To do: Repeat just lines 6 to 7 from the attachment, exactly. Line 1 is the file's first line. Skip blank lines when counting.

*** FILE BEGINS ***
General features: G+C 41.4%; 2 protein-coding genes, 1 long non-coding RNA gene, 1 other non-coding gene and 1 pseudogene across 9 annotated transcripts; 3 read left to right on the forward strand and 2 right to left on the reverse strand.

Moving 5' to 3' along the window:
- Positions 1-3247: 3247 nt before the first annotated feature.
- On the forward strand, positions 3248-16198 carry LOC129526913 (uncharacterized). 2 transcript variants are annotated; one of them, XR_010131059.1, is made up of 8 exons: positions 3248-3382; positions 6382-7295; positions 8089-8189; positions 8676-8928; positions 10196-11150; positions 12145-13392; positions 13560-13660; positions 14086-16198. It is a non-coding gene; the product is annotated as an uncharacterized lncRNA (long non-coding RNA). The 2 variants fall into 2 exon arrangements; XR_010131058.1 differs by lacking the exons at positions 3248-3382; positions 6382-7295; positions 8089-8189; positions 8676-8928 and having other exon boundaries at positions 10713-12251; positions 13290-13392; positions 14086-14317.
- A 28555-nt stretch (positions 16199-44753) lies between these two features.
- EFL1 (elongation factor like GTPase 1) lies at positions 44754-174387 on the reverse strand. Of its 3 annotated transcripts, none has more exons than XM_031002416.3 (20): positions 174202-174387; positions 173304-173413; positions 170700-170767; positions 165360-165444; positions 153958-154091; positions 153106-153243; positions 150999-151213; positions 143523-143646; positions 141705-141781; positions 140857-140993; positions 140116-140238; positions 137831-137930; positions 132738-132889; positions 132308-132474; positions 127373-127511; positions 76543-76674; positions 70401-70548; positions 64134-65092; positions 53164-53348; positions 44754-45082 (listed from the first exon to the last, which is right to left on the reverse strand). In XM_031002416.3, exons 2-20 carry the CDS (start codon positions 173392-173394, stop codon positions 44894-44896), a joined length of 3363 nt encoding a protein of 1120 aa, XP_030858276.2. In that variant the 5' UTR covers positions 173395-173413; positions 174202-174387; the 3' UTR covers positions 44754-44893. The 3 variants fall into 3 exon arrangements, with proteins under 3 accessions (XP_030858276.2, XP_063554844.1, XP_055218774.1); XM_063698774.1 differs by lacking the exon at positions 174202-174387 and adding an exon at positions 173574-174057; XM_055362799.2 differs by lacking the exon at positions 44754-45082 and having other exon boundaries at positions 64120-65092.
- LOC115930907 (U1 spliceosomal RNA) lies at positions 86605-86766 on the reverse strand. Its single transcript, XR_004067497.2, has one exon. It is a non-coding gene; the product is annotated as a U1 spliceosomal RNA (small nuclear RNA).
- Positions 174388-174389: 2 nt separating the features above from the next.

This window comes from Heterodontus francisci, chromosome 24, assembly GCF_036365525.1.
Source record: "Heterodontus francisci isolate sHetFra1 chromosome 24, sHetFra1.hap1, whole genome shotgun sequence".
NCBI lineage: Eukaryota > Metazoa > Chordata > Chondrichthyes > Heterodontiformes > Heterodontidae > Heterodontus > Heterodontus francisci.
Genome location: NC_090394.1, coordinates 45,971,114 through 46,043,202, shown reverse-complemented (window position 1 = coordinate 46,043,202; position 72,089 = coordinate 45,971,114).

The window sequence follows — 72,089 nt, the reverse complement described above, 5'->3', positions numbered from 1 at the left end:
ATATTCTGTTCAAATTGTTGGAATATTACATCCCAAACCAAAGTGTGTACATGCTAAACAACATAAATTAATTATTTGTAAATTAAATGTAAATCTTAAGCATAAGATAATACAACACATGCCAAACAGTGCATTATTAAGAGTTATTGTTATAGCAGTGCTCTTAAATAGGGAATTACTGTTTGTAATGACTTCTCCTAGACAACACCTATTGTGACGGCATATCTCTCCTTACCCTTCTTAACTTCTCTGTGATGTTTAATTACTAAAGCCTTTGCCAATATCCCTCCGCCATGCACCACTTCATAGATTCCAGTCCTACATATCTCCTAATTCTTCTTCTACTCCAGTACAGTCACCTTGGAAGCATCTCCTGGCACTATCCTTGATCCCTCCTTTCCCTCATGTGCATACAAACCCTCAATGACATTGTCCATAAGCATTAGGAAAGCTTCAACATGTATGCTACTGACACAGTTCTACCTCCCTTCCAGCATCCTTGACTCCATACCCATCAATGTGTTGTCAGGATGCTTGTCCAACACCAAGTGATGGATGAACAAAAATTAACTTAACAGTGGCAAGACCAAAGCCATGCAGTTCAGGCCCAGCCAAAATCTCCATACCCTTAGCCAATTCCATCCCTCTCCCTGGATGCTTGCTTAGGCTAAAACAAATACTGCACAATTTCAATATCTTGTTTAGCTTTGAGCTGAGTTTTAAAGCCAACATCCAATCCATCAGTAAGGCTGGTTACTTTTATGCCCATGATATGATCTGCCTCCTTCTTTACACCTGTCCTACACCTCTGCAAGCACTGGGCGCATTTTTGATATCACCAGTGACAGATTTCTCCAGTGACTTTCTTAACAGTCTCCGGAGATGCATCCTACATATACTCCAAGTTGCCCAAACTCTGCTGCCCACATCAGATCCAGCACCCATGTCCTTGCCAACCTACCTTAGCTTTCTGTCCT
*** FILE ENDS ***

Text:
- EFL1 (elongation factor like GTPase 1) lies at positions 44754-174387 on the reverse strand. Of its 3 annotated transcripts, none has more exons than XM_031002416.3 (20): positions 174202-174387; positions 173304-173413; positions 170700-170767; positions 165360-165444; positions 153958-154091; positions 153106-153243; positions 150999-151213; positions 143523-143646; positions 141705-141781; positions 140857-140993; positions 140116-140238; positions 137831-137930; positions 132738-132889; positions 132308-132474; positions 127373-127511; positions 76543-76674; positions 70401-70548; positions 64134-65092; positions 53164-53348; positions 44754-45082 (listed from the first exon to the last, which is right to left on the reverse strand). In XM_031002416.3, exons 2-20 carry the CDS (start codon positions 173392-173394, stop codon positions 44894-44896), a joined length of 3363 nt encoding a protein of 1120 aa, XP_030858276.2. In that variant the 5' UTR covers positions 173395-173413; positions 174202-174387; the 3' UTR covers positions 44754-44893. The 3 variants fall into 3 exon arrangements, with proteins under 3 accessions (XP_030858276.2, XP_063554844.1, XP_055218774.1); XM_063698774.1 differs by lacking the exon at positions 174202-174387 and adding an exon at positions 173574-174057; XM_055362799.2 differs by lacking the exon at positions 44754-45082 and having other exon boundaries at positions 64120-65092.
- LOC115930907 (U1 spliceosomal RNA) lies at positions 86605-86766 on the reverse strand. Its single transcript, XR_004067497.2, has one exon. It is a non-coding gene; the product is annotated as a U1 spliceosomal RNA (small nuclear RNA).